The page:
Wednesday, March 9, 2016
Workers' compensation and trust - the two go together like the proverbial peas and the pod.
Or I should say, "mistrust," not trust.
The fact that mistrust permeates so much of workers' compensation is intolerable, but frankly completely understandable ... since the perception of mistrust is perpetuated by that one stakeholder responsible for setting the rules and then enforcing them: the government.
Anonymous doctors. Reviews based on "the case file and all medical records." And a governmental agency more intent on maintaining a policy of obscurity rather than transparency.
It wasn't until a recent public slip by a staff attorney during the Division of Workers' Compensation's educational conference in Los Angeles last month that the there was any indication the division had issued orders to show cause for tardy supply of records to Independent Medical Review contractor Maximus.
The division responded to a public records request by WorkCompCentral with copies of Orders to Show Cause why enforcement penalties should not be assessed against various carriers and third party administrators, but otherwise desires to remain mute.
"The Division of Workers’ Compensation is pursuing its legal remedies regarding the various Orders to Show Cause and is engaged in discussions with claims administrators regarding the penalties set forth," Erika Monteroza, DIR spokesperson, told WorkCompCentral. " Such discussions are confidential under California law. It is inappropriate at this time to provide any additional information."
The vast majority of the carriers and TPAs contacted by WorkCompCentral for this morning's story on these transgressions are also staying quiet following the time honored, legal-counsel-directed, public relations tactic, that it's better to say nothing and have others assume fault or guilt than to admit something and take responsibility...
Kudos, however, to the California State Compensation Insurance Fund for manning up and not only taking responsibility, but pointing out the farcically ludicrous process that medical care review has become under California law.
The State Fund faced $510,000 in penalties for 102 cases in which it allegedly sent records late, according to an Aug. 17 order to show cause.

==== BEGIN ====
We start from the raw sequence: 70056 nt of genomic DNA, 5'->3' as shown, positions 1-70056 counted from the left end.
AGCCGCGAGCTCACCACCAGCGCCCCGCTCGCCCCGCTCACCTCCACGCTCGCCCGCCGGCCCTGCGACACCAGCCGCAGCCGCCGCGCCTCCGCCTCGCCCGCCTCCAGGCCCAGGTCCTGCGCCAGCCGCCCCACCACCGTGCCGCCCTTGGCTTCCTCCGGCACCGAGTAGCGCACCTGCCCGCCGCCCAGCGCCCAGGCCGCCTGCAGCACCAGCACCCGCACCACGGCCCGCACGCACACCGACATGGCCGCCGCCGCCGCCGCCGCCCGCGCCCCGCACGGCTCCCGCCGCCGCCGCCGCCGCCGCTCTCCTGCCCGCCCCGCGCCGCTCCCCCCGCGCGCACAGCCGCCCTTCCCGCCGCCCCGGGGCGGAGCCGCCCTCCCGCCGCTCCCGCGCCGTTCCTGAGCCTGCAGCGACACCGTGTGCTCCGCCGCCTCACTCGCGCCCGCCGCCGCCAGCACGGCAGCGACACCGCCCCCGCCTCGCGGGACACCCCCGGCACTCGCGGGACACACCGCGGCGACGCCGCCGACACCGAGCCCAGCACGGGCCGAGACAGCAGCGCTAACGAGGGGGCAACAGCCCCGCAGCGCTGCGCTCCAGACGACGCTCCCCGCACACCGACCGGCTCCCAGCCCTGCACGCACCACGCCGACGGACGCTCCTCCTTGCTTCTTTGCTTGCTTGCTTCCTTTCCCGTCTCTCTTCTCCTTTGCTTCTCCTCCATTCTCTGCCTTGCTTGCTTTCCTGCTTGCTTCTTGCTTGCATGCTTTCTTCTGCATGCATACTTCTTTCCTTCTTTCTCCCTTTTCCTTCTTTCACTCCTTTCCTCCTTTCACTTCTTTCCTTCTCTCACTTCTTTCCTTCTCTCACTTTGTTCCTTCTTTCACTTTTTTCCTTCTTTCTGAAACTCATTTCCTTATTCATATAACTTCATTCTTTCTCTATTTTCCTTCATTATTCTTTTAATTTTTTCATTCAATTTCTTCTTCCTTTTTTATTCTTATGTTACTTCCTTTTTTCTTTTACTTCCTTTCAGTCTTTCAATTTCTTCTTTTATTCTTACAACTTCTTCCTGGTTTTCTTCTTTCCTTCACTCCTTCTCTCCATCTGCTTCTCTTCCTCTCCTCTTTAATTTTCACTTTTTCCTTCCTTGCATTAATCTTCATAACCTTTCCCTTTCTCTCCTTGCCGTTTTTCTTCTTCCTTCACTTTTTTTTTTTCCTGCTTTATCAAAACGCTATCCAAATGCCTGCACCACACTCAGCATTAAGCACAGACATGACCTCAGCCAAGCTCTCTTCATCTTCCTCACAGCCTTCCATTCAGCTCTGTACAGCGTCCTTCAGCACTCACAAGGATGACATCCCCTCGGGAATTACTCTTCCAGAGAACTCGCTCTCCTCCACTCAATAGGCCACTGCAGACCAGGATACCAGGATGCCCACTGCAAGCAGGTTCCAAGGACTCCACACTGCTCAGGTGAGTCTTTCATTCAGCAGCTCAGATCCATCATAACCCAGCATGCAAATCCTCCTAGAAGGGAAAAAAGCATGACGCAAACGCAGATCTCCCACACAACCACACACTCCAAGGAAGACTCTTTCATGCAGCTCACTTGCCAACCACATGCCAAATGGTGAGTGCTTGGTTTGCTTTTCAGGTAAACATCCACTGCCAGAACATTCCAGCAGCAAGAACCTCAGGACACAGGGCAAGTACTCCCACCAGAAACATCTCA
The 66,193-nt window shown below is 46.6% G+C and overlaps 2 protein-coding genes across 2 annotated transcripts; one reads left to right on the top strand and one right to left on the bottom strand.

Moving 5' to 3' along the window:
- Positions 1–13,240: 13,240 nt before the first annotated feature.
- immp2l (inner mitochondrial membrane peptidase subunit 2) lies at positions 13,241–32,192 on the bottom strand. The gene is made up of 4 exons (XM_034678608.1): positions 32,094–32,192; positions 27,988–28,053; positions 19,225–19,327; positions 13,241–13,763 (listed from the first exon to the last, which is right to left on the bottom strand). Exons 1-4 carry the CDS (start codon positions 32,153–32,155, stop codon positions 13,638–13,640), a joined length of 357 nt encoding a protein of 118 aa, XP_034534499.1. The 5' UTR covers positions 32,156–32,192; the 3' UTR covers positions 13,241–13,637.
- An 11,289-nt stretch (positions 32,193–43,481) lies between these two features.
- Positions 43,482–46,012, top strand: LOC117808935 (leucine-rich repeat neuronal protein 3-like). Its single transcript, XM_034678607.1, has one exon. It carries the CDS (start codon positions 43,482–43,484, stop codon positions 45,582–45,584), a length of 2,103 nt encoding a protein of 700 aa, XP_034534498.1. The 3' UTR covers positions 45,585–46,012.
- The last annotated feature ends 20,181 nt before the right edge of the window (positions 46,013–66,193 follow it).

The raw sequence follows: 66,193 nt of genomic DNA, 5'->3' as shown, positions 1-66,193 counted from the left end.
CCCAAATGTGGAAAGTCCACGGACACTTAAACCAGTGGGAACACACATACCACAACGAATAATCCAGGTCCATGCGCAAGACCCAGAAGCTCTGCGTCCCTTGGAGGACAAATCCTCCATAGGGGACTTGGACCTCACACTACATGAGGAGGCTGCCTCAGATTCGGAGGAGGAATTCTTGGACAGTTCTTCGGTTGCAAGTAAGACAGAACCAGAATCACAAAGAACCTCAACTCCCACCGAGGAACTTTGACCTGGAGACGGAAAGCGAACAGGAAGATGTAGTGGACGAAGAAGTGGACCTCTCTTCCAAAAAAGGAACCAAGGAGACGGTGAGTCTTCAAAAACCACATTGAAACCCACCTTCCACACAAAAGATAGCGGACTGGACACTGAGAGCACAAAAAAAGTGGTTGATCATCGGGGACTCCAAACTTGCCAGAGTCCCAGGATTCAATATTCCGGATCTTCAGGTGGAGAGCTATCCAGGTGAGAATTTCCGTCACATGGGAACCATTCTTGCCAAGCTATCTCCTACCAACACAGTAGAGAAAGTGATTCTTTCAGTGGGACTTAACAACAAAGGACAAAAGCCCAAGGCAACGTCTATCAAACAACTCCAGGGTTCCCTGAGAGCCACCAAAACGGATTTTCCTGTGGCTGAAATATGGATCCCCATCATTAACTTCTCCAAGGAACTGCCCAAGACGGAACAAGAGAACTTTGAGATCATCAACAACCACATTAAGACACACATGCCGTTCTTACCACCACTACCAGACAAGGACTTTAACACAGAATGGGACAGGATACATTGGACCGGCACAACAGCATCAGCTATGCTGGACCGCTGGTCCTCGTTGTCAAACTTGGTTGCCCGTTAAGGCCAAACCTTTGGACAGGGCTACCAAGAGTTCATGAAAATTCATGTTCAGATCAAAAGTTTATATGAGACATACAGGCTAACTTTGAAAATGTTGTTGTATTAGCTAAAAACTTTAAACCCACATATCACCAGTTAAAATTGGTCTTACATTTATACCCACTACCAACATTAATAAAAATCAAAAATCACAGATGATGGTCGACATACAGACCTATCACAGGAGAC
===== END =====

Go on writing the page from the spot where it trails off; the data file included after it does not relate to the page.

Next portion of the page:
But the carrier says at least 30% of its alleged violations were cases in which it had proof that medical records were submitted on time, suggesting Maximus does not know what records it has actually received.
And the carrier admits the evidence of late records in the other cases demonstrate that the State Fund has more work to do on its processes. Bully for State Fund - acknowledging the problem, admitting to an issue and taking action.
That's the reaction needed - the purpose of the enforcement phase of governmental action is strong encouragement of compliance; not the collection of fines.
Compliance is a dirty word in workers' compensation. Ask nearly any front line claims adjuster at nearly any large carrier or TPA and they'll tell you that the bulk of the pressure felt doing their jobs is compliance based - dotting "I's" and crossing "T's" - rather than administering benefits with care and compassion.
Compliance based claims administration assumes people won't "do the right thing," for whatever reason. It also perpetuates dispute and mistrust.
While a failure in compliance may or may not result in enforcement action, and may or may not be embarrassing to the non-compliant entity, the surest way to engage compliance is public review, and if necessary public rebuke.
Why is administrative enforcement of one of the most contentious pieces of California work comp sacrosanct against public review?
Another arm of the Department of Industrial Relations, Cal-OSHA, has no problem calling out the non-compliant. The Grace L. Ferguson Airline and Storm Door Co. (fictitious companies) leaves a broom two inches too close to a fire escape, and all the documents relating to the Cal-OSHA citation are available online. Hell, Cal-OSHA issues a statement with quotes and all talking about how dangerous that broom was.
But a TPA takes 110 days to submit medical records for an administrative review process of medical necessity with no patient examination, the results of which by law remain in effect for 12 months, and the DWC can't say peep.
Trust is a top down characteristic. Communication is the foundation of trust. Brutally honest communication.
Instead the government perpetuates obfuscation.
Leadership of DIR has stated commitment to transparency.
It's unclear to me which dictionary they use to define "transparency."